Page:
An analysis of four large clinical trials involving over 3000 patients with cancer of the oesophagus and stomach suggests that female patients are more likely than male patients to experience side effects such as sickness during chemotherapy. The same study also found that women with these types of cancers were more likely to live on average five months longer than males after treatment. See our animated film on the different responses between men and women.
Lead author Dr Avani Athauda, Clinical Research Fellow at The Royal Marsden, presented the data last month at the American Society of Clinical Oncology (ASCO) meeting in Chicago, where she was also presented with a merit award for her contribution to advancing cancer research. Dr Athauda said:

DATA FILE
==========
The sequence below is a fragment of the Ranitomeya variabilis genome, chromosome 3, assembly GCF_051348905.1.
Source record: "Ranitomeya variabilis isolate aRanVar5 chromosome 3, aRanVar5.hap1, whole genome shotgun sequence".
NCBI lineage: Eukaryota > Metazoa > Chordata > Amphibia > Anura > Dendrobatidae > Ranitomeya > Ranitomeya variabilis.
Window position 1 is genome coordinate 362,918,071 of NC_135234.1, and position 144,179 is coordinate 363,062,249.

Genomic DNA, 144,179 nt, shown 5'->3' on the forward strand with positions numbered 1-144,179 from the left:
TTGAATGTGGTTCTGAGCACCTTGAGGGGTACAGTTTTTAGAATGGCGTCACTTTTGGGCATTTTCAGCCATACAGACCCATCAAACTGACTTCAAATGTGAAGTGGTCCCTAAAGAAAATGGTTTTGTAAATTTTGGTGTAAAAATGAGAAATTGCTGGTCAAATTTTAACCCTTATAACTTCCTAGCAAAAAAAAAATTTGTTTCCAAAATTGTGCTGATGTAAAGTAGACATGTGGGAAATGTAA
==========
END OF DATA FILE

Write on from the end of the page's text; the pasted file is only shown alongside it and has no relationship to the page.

We already know that there are vast differences in the biology of these cancers between individual patients, and we plan to further investigate at a genetic level why there might be such differences in how patients react to chemotherapy both in terms of side-effects and survival.
The research adds to findings published in October last year which found that in patients with advanced stomach and oesophageal cancer undergoing first line chemotherapy combinations, women were also more likely than men to lose their hair and suffer mouth ulcers. Senior author of the study, Professor David Cunningham (left), Consultant Medical Oncologist and Director of Clinical Research at The Royal Marsden, said:
This work adds to the growing body of evidence that gender can be an important factor in cancer treatment, and that clinicians need to be aware of such differences. Knowing that female patients are more likely to experience side effects could lead to patients receiving more tailored preparation for chemotherapy.